Teaching the importance of data

Sometimes we all forget how important clear, undisputed data can be. We are often unaware of the progress that our children (or ourselves) have made. Keeping data and charting that information helps us remain aware of improvements. More importantly, creating progress charts helps prove to ourselves that our hard work is paying off.

I’ve found that teaching elementary students how to complete charts and allowing them to pick any specific skill area (I.e., # of free throws made out of 20 attempts, or typing words per minute) promotes a positive mindset, confidence, and a generally positive skill that we should all remember to use. I made a simple hart in Word and distributed it to a counseling group I met with and found marked improvements in every single.glen student. I encourage you all to pick one area, create a plan on how to improve it, and chart your progress. You will likely be amazed at how much your hard work pays off. I’d be happy to provide further information about how to do this, how to calculate percentage of growth, or anything else you’d like. Good luck!

progresschart

Common Core Curriculum?

I’m sure all you parents and teachers have had enough talk about the educational system and common core curriculum… but a lot of people out there have no clue what this actually looks like. EngageNY has lesson plans and assessments that assess essentially every learning standard at each grade level. Check them out here:

http://www.engageny.org/english-language-arts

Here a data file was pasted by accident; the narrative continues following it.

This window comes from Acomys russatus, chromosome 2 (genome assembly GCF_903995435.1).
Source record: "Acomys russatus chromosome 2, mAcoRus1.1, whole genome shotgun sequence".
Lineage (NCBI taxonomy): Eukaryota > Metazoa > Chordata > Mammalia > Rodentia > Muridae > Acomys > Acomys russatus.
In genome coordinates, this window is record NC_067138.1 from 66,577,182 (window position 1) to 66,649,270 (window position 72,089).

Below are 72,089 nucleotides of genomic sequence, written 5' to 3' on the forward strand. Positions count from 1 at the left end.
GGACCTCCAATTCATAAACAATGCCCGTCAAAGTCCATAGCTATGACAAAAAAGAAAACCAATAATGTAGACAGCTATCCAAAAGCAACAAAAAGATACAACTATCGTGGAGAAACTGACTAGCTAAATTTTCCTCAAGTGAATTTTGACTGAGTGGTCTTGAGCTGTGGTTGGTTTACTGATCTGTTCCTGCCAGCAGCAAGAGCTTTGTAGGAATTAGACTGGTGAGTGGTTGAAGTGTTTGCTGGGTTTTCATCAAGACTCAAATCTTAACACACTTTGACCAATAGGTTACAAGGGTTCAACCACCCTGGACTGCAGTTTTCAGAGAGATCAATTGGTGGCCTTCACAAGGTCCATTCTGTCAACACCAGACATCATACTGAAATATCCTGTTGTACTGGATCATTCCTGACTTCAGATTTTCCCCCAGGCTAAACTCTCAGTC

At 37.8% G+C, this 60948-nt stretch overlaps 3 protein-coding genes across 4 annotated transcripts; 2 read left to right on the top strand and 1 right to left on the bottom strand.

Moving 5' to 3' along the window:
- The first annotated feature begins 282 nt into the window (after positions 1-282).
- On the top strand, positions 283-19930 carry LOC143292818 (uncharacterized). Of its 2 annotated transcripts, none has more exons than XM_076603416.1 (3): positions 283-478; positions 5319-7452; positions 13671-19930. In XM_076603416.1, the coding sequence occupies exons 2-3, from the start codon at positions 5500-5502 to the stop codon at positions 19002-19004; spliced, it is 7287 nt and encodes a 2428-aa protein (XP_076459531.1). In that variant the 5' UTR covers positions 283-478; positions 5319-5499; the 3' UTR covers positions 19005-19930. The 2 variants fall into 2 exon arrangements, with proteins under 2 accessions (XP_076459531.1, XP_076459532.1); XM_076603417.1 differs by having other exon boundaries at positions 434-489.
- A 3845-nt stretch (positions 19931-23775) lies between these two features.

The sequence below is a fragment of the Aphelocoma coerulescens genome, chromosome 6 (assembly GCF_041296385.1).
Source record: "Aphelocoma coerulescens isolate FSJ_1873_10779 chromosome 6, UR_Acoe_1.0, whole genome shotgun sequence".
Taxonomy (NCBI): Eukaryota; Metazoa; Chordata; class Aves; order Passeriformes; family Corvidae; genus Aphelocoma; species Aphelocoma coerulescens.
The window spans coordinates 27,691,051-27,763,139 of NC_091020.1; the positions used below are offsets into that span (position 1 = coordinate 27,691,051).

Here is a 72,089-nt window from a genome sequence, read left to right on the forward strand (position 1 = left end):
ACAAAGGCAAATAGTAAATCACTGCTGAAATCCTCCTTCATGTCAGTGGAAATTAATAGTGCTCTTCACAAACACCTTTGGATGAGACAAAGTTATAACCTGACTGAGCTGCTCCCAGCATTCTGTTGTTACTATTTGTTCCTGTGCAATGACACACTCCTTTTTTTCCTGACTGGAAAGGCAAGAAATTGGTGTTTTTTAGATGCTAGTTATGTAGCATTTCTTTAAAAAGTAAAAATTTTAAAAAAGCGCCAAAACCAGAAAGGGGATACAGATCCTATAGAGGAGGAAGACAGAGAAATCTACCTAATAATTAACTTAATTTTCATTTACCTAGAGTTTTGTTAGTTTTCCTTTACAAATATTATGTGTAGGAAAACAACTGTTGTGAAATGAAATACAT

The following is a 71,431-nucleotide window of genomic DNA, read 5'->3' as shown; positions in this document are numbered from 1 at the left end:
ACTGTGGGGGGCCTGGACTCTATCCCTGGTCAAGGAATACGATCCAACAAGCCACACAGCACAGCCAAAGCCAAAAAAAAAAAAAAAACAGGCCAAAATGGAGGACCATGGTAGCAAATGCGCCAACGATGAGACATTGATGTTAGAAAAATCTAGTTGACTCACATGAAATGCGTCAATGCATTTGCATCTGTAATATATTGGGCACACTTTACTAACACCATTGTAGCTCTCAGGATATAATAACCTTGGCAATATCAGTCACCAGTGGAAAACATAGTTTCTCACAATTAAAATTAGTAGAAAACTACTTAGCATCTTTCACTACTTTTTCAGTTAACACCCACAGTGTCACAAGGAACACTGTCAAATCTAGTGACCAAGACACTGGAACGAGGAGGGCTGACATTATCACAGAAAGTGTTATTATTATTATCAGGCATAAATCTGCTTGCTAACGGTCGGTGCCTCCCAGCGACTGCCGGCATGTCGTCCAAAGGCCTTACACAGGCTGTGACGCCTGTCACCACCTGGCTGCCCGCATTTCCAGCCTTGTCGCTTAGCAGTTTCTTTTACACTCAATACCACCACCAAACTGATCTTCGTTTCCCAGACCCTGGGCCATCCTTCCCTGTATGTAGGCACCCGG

Sitting with Swag = Less Stress?

Need to reduce some stress and feel more control? Sit like you own the place.

While research may not always share the most applicable or functional findings, the article below gives us a quick, easy way to possibly improve our emotional well-being: sit like a boss.

http://m.psychologytoday.com/blog/the-winner-effect/201306/can-your-posture-make-you-feel-in-control-and-less-stressed

Data-Driven Learning

Sometimes we all forget how important clear, undisputed data can be. We are often unaware of the progress that our children (or ourselves) have made. Keeping data and charting that information helps us remain aware of improvements. More importantly, creating progress charts helps prove to ourselves that our hard work is paying off.

I’ve found that teaching elementary students how to complete charts and allowing them to pick any specific skill area (I.e., # of free throws made out of 20 attempts, or typing words per minute) promotes a positive mindset, confidence, and a generally positive skill that we should all remember to use. I made a simple chart in Word (see link below) and distributed it to a counseling group I met with and found marked improvements in every student.

I encourage you all to pick one area, create a plan on how to improve it, and chart your progress. You will likely be amazed at how much your hard work pays off. I’d be happy to provide further information about how to do this, how to calculate percentage of growth, or anything else you’d like. Good luck!

progresschart

Selective Mutism Info for Teachers

While selective mutism isn’t necessarily a common concern in schools, we have had a number of students enter our district with the diagnosis. Understanding and supporting these students can be difficult for teachers, so please feel free to check out this helpful handout that I stumbled across!

classroom strategies for selective mutism